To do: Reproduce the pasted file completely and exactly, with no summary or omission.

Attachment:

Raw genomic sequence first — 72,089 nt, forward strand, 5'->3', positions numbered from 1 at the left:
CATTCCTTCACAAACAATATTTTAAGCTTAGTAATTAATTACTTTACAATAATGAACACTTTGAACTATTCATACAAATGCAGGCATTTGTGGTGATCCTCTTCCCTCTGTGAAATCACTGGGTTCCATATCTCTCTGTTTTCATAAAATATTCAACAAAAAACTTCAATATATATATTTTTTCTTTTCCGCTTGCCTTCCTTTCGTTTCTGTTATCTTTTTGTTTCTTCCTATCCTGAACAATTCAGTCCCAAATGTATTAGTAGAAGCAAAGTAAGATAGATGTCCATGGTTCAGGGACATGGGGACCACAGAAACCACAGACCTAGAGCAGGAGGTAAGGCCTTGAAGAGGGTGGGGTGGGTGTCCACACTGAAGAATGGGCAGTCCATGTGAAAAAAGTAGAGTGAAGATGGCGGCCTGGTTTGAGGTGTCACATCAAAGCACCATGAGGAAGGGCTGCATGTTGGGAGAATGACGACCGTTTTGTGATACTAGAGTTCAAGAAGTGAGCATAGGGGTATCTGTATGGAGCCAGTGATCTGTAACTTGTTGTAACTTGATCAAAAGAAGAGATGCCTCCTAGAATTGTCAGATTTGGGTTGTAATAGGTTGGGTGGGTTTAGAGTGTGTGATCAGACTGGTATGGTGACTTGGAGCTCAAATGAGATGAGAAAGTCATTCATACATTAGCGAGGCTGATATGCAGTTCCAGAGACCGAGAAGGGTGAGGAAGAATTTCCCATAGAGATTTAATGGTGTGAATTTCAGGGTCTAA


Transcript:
Raw genomic sequence first — 72,089 nt, forward strand, 5'->3', positions numbered from 1 at the left:
CATTCCTTCACAAACAATATTTTAAGCTTAGTAATTAATTACTTTACAATAATGAACACTTTGAACTATTCATACAAATGCAGGCATTTGTGGTGATCCTCTTCCCTCTGTGAAATCACTGGGTTCCATATCTCTCTGTTTTCATAAAATATTCAACAAAAAACTTCAATATATATATTTTTTCTTTTCCGCTTGCCTTCCTTTCGTTTCTGTTATCTTTTTGTTTCTTCCTATCCTGAACAATTCAGTCCCAAATGTATTAGTAGAAGCAAAGTAAGATAGATGTCCATGGTTCAGGGACATGGGGACCACAGAAACCACAGACCTAGAGCAGGAGGTAAGGCCTTGAAGAGGGTGGGGTGGGTGTCCACACTGAAGAATGGGCAGTCCATGTGAAAAAAGTAGAGTGAAGATGGCGGCCTGGTTTGAGGTGTCACATCAAAGCACCATGAGGAAGGGCTGCATGTTGGGAGAATGACGACCGTTTTGTGATACTAGAGTTCAAGAAGTGAGCATAGGGGTATCTGTATGGAGCCAGTGATCTGTAACTTGTTGTAACTTGATCAAAAGAAGAGATGCCTCCTAGAATTGTCAGATTTGGGTTGTAATAGGTTGGGTGGGTTTAGAGTGTGTGATCAGACTGGTATGGTGACTTGGAGCTCAAATGAGATGAGAAAGTCATTCATACATTAGCGAGGCTGATATGCAGTTCCAGAGACCGAGAAGGGTGAGGAAGAATTTCCCATAGAGATTTAATGGTGTGAATTTCAGGGTCTAA